After thoroughly mixing all the ingredients in the order given, plaques 5×2×0.25 inches were pressed at 200° C. for 10 mins. The cross-linked plaques were then tested according to the ASTM D2303-68 liquid contaminant inclined plane test which measures the tracking and erosion resistance of insulating materials. The test method used was the initial tracking voltage test in which the voltage is raised by 0.25 KV every hour and was identical to the ASTM test except that the voltage supply was 50 HZ and no silver paint was used in conjunction with the stainless steel electrodes. The silver paint is not necessary and its absence has no effect on the test result. The samples were used for testing approximately 24 hours after preparation and were stored at room temperature and humidity. They were not soaked in contaminant prior to test. The contaminant which was ammonium chloride had a resistivity of 380 ohm. cm. and contained 0.02% Triton X100 as wetting agent.
The results of the tests are given in Table 1.
Comparison of the results of the tests on Samples 1 to 7 clearly shows that whereas Samples 6 and 7 containing ferric oxide but no alumina hydrate track rapidly, and Samples 3, 4 and 5 containing alumina hydrate but no ferric oxide track after a relatively short period, Samples 1 and 2 containing both alumina hydrate and ferric oxide in accordance with the present invention are non-tracking and fail only by erosion after 200 and 270 minutes on test, respectively.
The results of the tests on Samples 3, 4 and 5 illustrate that in the absence of ferric oxide as component (b), an increased proportion of alumina hydrate does not prevent tracking.
The results of the tests on Samples 6 and 7, similarly show that, in the absence of alumina hydrate, an increased proportion of ferric oxide does not prevent tracking.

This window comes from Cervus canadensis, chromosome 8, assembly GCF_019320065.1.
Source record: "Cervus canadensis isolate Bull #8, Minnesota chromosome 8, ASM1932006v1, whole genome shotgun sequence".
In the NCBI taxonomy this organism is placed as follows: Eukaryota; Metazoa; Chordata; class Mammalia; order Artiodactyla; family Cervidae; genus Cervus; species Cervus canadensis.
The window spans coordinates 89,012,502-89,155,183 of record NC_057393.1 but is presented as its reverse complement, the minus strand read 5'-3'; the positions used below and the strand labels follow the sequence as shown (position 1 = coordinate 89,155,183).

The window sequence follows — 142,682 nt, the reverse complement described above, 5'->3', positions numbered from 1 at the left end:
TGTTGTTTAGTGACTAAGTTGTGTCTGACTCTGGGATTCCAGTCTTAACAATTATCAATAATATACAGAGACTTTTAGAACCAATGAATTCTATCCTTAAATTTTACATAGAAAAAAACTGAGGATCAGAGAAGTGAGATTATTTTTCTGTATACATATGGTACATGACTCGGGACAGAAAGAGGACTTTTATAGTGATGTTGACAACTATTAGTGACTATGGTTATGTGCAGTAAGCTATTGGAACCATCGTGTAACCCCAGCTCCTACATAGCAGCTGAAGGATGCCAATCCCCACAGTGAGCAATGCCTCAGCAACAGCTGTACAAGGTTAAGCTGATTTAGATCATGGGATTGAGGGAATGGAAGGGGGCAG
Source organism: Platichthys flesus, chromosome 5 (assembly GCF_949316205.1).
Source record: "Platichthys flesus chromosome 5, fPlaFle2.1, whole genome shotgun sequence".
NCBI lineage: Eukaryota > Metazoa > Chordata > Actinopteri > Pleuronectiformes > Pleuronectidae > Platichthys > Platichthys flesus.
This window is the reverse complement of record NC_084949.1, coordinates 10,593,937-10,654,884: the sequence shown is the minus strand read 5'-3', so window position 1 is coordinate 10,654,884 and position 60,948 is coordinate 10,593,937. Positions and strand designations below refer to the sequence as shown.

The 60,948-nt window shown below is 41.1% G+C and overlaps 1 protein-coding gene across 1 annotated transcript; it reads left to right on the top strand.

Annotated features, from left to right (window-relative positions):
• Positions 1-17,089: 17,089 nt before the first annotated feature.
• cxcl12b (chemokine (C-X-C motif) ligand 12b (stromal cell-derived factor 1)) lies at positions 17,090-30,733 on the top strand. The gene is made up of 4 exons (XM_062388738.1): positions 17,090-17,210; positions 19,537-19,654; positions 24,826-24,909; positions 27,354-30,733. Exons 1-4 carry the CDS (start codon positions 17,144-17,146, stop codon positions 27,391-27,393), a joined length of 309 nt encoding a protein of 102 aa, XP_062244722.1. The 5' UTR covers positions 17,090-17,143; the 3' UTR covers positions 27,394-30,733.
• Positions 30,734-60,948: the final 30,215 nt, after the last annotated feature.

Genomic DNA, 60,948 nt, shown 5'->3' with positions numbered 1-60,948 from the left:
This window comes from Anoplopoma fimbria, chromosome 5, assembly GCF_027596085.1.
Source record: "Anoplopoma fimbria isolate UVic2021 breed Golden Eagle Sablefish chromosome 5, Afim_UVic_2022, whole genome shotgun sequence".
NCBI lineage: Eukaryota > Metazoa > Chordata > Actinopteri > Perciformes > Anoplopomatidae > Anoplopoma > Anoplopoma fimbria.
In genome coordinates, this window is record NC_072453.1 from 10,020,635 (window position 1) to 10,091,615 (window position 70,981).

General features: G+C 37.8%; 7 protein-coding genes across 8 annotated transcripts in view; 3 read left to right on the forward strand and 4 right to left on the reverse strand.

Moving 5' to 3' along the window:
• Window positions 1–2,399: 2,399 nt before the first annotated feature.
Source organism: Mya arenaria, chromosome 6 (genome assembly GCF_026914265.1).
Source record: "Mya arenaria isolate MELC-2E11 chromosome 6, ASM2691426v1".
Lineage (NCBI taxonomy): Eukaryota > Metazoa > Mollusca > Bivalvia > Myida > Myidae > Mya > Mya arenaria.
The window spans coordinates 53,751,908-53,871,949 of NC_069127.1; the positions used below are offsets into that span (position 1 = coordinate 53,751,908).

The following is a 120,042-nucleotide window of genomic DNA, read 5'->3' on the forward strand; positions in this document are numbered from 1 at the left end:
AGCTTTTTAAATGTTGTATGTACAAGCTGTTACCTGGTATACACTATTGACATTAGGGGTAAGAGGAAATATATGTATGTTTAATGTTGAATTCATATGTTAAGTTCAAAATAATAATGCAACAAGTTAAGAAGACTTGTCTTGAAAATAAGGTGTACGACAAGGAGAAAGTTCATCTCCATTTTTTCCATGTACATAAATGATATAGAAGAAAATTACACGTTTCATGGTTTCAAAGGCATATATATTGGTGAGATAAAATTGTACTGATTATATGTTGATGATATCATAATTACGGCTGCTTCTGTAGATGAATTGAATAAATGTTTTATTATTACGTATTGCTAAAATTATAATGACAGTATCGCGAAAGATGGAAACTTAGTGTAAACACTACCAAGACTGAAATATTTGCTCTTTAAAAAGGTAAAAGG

The results of the tests on Samples 1 and 2 show clearly the synergistic anti-tracking effect of a combination of alumina hydrate and ferric oxide.
A further experiment was carried out on Sample 1 to evaluate the rate of erosion. In this experiment, the voltage was maintained constant at 2 KV, and the contaminant contained 1% sugar in addition to the ammonium chloride. After 24 hrs. exposure to the scintillation a very small depression about 0.050 in. deep had eroded away, showing the extremely good erosion resistance. By comparison, Sample 3 tracked, under the same conditions after 150 minutes.
TABLE 1__________________________________________________________________________Sample No. 1 2 3 4 5 6 7__________________________________________________________________________Start up voltage KV 3.0 3.0 3.0 3.0 3.0 3.0 3.0Final voltage KV 3.75 4.0 3.25 3.5 3.5 3.0 3.0Tracking voltage KV non non 3.25 3.5 -- 3.0 -- tracking trackingTime to track 2" -- -- 69 120 130 8 14(minutes from startof test)Comments Sample eroded Sample Narrow Sample Sample Substan- Substantially through at eroded tracks tracks, eroded tially immediate base after through with but then rapidly immediate tracking. 200 mins. on at base slight tended to with some tracking. test, after tendency "clean up" tracking 270 mins. to den- leaving a then on test. dritic large deep "cleaned tracking erosion up", sub- noted. crater in sequently the sample. tracking again.__________________________________________________________________________